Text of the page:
The Study

Research Context (Programa IPD) and Questions

Programa IPD (inglés para doctorados/English for doctoral students) is a Colombian EAP program created in 2010 (Janssen, Ángel, & Nausa, 2011) to help students in the PhD programs at a private university in Bogotá develop language skills in the academic English areas of writing for publication and speaking for presentations (Janssen, Nausa, & Rico, 2012). The second course of this program (IPD2) requires that students write essays about their doctoral research and present them to the class —a multi-department audience— in the form of oral presentations (OPs). Essays usually meet the expected grading criteria in terms of content, organization, and language use. In the OPs, however, struggling students, like their ESL counterparts (e.g., Berman & Cheng, 2010; Cheng, Myles, & Curtis, 2004), face several difficulties to make their talk in OPs fluent (Ferris & Tagg, 1996b). These difficulties may range from lack or misuse of linguistic resources to heavy dependence on slides or scripted versions of their talk, which in many cases recycle the sentences in the essays. Thus, a good essay is not always a predictor of good performance on the OP Teachers in this EAP program anecdotally comment that speaking in OPs is the greatest area of observable performance discrepancy between high-and low-achieving students, and also a difficult area to evaluate.

To better understand the oral performance discrepancies, in spite of the ‘writing homogeneity,’ this pilot study considers the following questions:

•    What are the differences between the written and the oral versions of the same content produced by students in this class in terms of (1) the syntactic changes made, (2) their grammatical accuracy, and (3) their pragmatic appropriateness?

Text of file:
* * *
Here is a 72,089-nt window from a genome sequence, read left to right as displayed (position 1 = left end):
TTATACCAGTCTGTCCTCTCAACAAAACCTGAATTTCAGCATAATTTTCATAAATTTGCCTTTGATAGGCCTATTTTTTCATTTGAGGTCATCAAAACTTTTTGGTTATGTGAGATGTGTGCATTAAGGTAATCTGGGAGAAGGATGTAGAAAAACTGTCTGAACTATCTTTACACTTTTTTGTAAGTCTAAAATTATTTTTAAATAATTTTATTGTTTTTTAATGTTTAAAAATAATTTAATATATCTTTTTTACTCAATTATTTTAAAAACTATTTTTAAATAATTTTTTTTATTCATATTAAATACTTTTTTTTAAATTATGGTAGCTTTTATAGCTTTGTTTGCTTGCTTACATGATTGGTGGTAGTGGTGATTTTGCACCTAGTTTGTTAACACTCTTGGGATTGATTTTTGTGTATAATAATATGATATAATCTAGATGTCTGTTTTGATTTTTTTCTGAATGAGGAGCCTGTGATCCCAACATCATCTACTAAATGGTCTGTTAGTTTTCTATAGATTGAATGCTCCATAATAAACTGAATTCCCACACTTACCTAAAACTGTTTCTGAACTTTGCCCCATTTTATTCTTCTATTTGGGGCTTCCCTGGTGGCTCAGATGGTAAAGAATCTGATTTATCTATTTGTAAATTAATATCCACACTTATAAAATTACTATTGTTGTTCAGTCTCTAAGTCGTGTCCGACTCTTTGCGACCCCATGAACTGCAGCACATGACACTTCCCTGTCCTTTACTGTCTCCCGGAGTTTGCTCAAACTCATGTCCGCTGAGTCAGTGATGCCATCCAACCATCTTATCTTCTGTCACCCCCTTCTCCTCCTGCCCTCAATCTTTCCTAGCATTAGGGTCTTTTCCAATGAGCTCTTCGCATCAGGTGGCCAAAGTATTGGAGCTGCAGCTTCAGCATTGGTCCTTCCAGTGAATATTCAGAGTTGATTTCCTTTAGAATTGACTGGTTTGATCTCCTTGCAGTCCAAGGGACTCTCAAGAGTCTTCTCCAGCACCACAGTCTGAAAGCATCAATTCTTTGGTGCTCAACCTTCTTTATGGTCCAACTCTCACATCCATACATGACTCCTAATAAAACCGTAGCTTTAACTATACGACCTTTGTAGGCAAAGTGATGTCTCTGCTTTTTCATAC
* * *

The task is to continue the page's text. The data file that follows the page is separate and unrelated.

•    What syntactic differences in terms of information structure principles are there between high-rated and low-rated OPs?

Participants

Eight participants were chosen from the nine IPD2 courses taught between 2011 and 2015. Three students were enrolled in PhD programs in the humanities, three in social science programs, and two in science/engineering programs. Three students were promoted from the first course (IPD1), and five classified in IPD2 through the inhouse placement test. This test is not aligned with international standard evaluations like TOEFL or IELTS; however, our rough estimations place these students between the A2 and B1 levels of the Common European Framework of Reference for Languages (CEFR). Participant selection was based on the grades assigned to their OPs, on a scale from 1 to 5, with 5 being the maximum possible grade. Grades close to 5 were classified as high achieving; those below the class average (3.8), as low achieving. To achieve a balanced comparison, 4 low-rated and 4 high-rated OPs were chosen.